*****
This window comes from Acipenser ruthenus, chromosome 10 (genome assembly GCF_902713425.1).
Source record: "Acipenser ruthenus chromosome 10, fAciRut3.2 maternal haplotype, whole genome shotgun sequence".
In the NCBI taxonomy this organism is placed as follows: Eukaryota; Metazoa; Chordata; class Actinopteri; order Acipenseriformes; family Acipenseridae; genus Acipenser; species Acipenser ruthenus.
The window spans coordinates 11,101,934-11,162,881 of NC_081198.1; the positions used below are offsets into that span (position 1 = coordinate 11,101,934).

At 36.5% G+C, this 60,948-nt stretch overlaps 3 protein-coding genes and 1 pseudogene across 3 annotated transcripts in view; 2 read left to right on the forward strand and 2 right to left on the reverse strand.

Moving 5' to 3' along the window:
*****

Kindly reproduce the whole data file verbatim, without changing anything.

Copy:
This window comes from Acipenser ruthenus, chromosome 10 (genome assembly GCF_902713425.1).
Source record: "Acipenser ruthenus chromosome 10, fAciRut3.2 maternal haplotype, whole genome shotgun sequence".
In the NCBI taxonomy this organism is placed as follows: Eukaryota; Metazoa; Chordata; class Actinopteri; order Acipenseriformes; family Acipenseridae; genus Acipenser; species Acipenser ruthenus.
The window spans coordinates 11,101,934-11,162,881 of NC_081198.1; the positions used below are offsets into that span (position 1 = coordinate 11,101,934).

At 36.5% G+C, this 60,948-nt stretch overlaps 3 protein-coding genes and 1 pseudogene across 3 annotated transcripts in view; 2 read left to right on the forward strand and 2 right to left on the reverse strand.

Moving 5' to 3' along the window: